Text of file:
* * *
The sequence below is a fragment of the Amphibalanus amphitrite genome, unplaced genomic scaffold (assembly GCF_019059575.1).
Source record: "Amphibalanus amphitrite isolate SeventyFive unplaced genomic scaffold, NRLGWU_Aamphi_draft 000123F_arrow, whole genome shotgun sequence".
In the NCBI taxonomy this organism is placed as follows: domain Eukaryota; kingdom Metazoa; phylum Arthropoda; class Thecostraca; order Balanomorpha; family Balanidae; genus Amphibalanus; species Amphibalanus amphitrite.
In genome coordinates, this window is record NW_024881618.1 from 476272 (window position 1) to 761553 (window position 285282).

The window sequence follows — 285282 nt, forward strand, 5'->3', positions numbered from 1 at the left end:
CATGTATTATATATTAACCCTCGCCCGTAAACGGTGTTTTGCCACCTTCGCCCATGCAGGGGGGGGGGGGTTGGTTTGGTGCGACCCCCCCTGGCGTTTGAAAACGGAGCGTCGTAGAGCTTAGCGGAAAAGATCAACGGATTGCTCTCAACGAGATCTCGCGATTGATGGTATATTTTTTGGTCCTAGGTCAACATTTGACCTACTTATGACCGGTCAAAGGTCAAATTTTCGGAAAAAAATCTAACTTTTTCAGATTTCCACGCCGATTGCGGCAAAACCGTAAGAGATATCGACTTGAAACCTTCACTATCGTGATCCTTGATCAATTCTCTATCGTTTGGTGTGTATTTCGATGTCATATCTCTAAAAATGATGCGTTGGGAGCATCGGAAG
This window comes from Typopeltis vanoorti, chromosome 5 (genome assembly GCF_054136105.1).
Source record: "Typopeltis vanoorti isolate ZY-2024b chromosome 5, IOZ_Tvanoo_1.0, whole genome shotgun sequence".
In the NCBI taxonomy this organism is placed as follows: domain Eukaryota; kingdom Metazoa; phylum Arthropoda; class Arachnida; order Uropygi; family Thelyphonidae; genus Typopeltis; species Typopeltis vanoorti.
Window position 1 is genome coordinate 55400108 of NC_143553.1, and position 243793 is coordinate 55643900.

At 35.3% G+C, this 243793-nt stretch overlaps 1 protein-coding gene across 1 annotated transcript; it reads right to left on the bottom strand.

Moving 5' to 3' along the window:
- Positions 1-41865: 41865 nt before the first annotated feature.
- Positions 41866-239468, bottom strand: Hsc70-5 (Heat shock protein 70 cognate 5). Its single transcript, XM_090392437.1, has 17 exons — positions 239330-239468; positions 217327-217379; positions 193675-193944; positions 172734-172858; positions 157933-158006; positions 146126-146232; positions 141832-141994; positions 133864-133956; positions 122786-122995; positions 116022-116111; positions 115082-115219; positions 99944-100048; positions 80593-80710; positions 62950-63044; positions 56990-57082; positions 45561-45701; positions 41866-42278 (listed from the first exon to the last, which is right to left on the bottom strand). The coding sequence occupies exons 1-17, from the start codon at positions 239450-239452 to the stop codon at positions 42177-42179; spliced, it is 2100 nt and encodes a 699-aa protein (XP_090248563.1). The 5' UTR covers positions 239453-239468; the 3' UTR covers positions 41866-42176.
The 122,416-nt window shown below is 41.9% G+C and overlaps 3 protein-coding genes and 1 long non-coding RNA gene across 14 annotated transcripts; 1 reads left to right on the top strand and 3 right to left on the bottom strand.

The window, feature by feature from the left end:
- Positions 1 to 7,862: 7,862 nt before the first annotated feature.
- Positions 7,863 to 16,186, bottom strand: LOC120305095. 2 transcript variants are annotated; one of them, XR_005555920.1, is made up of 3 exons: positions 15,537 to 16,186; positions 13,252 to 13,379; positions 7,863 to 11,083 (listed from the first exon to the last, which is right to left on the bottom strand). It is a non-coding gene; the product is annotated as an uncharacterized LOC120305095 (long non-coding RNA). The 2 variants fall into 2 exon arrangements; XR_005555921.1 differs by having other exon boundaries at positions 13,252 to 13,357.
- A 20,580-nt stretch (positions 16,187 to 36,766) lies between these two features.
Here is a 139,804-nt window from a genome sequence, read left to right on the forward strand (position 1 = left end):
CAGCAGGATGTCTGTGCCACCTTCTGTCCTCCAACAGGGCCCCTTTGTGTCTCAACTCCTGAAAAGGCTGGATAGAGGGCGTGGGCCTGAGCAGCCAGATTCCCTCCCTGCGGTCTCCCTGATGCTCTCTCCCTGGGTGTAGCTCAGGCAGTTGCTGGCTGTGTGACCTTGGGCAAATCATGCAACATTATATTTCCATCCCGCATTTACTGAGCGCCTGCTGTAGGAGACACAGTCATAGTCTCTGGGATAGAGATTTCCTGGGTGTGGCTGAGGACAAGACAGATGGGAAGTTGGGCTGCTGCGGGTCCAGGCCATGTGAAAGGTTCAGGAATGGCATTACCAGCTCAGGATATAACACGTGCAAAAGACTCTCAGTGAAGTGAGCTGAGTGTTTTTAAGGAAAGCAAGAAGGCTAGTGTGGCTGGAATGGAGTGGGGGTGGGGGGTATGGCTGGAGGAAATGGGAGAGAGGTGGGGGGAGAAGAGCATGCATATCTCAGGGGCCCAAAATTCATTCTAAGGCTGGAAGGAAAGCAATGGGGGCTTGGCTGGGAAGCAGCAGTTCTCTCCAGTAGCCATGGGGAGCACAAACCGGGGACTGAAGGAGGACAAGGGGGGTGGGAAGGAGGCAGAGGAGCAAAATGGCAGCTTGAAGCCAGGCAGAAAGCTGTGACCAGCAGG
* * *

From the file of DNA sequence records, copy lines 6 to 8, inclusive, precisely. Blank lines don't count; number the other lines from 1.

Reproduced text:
CATGTATTATATATTAACCCTCGCCCGTAAACGGTGTTTTGCCACCTTCGCCCATGCAGGGGGGGGGGGGTTGGTTTGGTGCGACCCCCCCTGGCGTTTGAAAACGGAGCGTCGTAGAGCTTAGCGGAAAAGATCAACGGATTGCTCTCAACGAGATCTCGCGATTGATGGTATATTTTTTGGTCCTAGGTCAACATTTGACCTACTTATGACCGGTCAAAGGTCAAATTTTCGGAAAAAAATCTAACTTTTTCAGATTTCCACGCCGATTGCGGCAAAACCGTAAGAGATATCGACTTGAAACCTTCACTATCGTGATCCTTGATCAATTCTCTATCGTTTGGTGTGTATTTCGATGTCATATCTCTAAAAATGATGCGTTGGGAGCATCGGAAG
This window comes from Typopeltis vanoorti, chromosome 5 (genome assembly GCF_054136105.1).
Source record: "Typopeltis vanoorti isolate ZY-2024b chromosome 5, IOZ_Tvanoo_1.0, whole genome shotgun sequence".